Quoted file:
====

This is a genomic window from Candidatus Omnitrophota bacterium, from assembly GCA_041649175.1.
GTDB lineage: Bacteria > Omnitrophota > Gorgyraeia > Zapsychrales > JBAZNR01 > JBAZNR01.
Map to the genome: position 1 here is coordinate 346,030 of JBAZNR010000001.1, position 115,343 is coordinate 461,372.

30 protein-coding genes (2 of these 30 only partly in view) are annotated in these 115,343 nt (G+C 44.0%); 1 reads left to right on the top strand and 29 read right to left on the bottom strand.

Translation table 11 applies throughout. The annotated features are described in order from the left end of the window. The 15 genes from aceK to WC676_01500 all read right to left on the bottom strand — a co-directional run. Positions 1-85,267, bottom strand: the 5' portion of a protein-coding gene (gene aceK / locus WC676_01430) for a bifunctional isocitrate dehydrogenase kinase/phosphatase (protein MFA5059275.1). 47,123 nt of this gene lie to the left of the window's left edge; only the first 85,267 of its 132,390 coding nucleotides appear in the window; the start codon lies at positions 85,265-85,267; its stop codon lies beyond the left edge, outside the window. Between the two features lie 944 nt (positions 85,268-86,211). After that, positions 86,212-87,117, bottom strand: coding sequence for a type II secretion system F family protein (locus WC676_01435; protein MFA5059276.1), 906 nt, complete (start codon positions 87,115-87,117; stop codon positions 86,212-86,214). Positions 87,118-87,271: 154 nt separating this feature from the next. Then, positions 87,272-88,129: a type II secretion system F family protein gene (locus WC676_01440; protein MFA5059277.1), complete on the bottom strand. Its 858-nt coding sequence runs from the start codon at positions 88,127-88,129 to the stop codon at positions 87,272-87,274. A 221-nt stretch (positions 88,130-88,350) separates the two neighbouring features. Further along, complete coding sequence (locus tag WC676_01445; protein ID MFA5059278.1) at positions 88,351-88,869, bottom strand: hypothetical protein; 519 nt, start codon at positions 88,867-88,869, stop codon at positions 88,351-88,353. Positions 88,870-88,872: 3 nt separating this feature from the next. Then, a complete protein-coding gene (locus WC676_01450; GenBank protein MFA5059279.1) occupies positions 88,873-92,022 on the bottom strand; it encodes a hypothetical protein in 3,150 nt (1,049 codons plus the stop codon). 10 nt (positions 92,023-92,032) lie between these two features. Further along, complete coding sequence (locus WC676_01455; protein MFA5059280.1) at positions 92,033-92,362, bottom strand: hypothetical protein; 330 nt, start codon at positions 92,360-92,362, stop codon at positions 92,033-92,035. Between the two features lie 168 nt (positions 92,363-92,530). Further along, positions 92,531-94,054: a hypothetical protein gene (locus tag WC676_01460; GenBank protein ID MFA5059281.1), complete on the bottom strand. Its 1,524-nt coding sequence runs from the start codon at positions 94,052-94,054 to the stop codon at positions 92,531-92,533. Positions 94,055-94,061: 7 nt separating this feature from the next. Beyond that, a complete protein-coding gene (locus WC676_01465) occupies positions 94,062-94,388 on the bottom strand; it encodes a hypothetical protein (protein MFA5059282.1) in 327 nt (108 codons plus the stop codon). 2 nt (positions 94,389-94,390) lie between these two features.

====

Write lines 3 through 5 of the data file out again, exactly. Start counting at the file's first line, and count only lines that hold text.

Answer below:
Map to the genome: position 1 here is coordinate 346,030 of JBAZNR010000001.1, position 115,343 is coordinate 461,372.

30 protein-coding genes (2 of these 30 only partly in view) are annotated in these 115,343 nt (G+C 44.0%); 1 reads left to right on the top strand and 29 read right to left on the bottom strand.

Translation table 11 applies throughout. The annotated features are described in order from the left end of the window. The 15 genes from aceK to WC676_01500 all read right to left on the bottom strand — a co-directional run. Positions 1-85,267, bottom strand: the 5' portion of a protein-coding gene (gene aceK / locus WC676_01430) for a bifunctional isocitrate dehydrogenase kinase/phosphatase (protein MFA5059275.1). 47,123 nt of this gene lie to the left of the window's left edge; only the first 85,267 of its 132,390 coding nucleotides appear in the window; the start codon lies at positions 85,265-85,267; its stop codon lies beyond the left edge, outside the window. Between the two features lie 944 nt (positions 85,268-86,211). After that, positions 86,212-87,117, bottom strand: coding sequence for a type II secretion system F family protein (locus WC676_01435; protein MFA5059276.1), 906 nt, complete (start codon positions 87,115-87,117; stop codon positions 86,212-86,214). Positions 87,118-87,271: 154 nt separating this feature from the next. Then, positions 87,272-88,129: a type II secretion system F family protein gene (locus WC676_01440; protein MFA5059277.1), complete on the bottom strand. Its 858-nt coding sequence runs from the start codon at positions 88,127-88,129 to the stop codon at positions 87,272-87,274. A 221-nt stretch (positions 88,130-88,350) separates the two neighbouring features. Further along, complete coding sequence (locus tag WC676_01445; protein ID MFA5059278.1) at positions 88,351-88,869, bottom strand: hypothetical protein; 519 nt, start codon at positions 88,867-88,869, stop codon at positions 88,351-88,353. Positions 88,870-88,872: 3 nt separating this feature from the next. Then, a complete protein-coding gene (locus WC676_01450; GenBank protein MFA5059279.1) occupies positions 88,873-92,022 on the bottom strand; it encodes a hypothetical protein in 3,150 nt (1,049 codons plus the stop codon). 10 nt (positions 92,023-92,032) lie between these two features. Further along, complete coding sequence (locus WC676_01455; protein MFA5059280.1) at positions 92,033-92,362, bottom strand: hypothetical protein; 330 nt, start codon at positions 92,360-92,362, stop codon at positions 92,033-92,035. Between the two features lie 168 nt (positions 92,363-92,530). Further along, positions 92,531-94,054: a hypothetical protein gene (locus tag WC676_01460; GenBank protein ID MFA5059281.1), complete on the bottom strand. Its 1,524-nt coding sequence runs from the start codon at positions 94,052-94,054 to the stop codon at positions 92,531-92,533. Positions 94,055-94,061: 7 nt separating this feature from the next. Beyond that, a complete protein-coding gene (locus WC676_01465) occupies positions 94,062-94,388 on the bottom strand; it encodes a hypothetical protein (protein MFA5059282.1) in 327 nt (108 codons plus the stop codon). 2 nt (positions 94,389-94,390) lie between these two features.